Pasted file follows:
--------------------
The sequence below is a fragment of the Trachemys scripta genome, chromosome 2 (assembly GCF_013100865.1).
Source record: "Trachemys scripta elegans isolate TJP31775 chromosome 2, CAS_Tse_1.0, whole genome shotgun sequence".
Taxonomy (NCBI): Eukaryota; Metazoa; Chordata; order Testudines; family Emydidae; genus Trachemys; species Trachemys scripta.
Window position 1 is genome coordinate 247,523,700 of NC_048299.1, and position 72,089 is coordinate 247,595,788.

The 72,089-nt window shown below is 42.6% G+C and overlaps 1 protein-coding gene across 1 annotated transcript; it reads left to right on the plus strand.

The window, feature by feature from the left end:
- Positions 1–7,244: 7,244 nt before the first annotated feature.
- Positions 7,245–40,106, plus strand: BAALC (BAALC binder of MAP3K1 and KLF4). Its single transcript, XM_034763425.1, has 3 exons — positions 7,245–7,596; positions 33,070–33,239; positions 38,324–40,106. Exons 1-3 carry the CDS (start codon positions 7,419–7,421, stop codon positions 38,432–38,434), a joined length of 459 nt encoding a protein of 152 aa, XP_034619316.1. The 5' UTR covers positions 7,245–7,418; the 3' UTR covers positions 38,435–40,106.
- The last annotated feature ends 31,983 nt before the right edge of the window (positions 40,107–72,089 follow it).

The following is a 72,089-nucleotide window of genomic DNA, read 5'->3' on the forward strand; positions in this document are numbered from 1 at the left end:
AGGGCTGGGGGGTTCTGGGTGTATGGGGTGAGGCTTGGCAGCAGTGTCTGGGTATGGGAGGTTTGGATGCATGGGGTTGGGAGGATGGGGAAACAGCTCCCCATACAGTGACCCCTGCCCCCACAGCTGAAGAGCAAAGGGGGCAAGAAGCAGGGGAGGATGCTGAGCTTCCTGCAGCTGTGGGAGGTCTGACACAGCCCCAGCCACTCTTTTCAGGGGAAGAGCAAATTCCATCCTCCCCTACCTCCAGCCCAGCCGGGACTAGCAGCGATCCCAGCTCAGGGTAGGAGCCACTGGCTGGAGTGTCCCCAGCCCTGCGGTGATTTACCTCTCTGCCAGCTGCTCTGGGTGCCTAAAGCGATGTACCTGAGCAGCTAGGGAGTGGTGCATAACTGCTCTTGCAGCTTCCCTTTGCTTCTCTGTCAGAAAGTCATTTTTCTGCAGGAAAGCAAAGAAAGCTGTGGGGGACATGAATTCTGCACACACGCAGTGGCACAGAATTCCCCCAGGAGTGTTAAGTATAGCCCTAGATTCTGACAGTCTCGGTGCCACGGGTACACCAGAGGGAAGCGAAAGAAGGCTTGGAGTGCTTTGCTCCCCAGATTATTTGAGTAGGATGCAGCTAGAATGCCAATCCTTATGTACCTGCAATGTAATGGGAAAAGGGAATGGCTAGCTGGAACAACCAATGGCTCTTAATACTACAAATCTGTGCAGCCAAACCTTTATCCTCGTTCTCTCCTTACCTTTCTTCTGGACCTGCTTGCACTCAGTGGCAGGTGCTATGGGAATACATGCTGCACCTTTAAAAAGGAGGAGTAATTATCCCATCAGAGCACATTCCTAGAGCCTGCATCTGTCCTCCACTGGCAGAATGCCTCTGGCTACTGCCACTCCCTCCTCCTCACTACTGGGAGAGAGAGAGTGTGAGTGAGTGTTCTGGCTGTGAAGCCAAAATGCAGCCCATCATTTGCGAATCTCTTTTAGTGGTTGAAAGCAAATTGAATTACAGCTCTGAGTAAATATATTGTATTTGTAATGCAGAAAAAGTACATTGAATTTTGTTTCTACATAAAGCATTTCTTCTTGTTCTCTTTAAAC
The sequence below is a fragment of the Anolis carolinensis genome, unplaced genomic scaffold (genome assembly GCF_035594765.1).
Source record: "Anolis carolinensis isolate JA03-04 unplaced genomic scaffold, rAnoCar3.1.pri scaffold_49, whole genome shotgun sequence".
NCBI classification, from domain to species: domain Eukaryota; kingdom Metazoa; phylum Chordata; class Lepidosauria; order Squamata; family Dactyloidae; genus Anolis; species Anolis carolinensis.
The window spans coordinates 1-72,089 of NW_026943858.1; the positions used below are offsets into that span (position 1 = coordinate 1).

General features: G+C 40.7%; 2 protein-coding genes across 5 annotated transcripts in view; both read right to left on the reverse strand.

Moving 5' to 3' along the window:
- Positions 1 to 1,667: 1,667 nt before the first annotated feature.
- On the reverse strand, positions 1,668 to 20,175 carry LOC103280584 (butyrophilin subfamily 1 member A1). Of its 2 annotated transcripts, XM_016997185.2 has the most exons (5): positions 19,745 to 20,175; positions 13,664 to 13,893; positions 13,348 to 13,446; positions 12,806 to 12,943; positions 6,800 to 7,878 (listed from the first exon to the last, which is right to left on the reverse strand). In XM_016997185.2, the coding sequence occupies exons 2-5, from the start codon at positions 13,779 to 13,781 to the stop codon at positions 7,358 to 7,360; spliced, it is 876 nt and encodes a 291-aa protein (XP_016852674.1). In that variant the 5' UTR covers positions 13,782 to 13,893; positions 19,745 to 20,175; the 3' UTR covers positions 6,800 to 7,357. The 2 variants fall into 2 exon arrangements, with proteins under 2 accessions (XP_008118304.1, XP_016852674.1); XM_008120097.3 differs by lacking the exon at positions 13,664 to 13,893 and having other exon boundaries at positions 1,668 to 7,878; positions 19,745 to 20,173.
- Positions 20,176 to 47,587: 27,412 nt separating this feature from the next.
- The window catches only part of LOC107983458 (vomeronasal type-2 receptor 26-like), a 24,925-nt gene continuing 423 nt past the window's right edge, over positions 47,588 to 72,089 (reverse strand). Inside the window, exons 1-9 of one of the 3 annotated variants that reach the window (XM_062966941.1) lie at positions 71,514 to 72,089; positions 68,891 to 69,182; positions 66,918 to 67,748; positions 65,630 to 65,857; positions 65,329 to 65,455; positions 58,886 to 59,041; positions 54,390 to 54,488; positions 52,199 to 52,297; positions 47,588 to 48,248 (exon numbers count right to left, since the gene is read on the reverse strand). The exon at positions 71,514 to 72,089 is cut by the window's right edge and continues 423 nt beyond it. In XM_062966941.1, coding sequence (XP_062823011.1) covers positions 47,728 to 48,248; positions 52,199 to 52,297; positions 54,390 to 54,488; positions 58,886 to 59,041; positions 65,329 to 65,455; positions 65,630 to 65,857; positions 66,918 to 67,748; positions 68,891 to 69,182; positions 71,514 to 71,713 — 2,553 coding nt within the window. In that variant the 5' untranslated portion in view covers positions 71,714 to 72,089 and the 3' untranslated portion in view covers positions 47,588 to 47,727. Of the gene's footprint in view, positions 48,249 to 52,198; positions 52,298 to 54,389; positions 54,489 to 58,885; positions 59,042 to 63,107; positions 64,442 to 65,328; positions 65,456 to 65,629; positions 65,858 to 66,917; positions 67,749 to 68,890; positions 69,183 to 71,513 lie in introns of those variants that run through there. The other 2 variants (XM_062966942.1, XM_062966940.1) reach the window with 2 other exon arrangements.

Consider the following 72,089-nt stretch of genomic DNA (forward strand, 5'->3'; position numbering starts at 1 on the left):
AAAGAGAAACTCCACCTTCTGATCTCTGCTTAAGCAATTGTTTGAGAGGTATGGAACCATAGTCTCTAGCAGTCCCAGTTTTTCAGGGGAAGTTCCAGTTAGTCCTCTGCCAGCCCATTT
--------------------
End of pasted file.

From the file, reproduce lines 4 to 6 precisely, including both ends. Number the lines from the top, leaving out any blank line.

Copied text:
Window position 1 is genome coordinate 247,523,700 of NC_048299.1, and position 72,089 is coordinate 247,595,788.

The 72,089-nt window shown below is 42.6% G+C and overlaps 1 protein-coding gene across 1 annotated transcript; it reads left to right on the plus strand.

The window, feature by feature from the left end: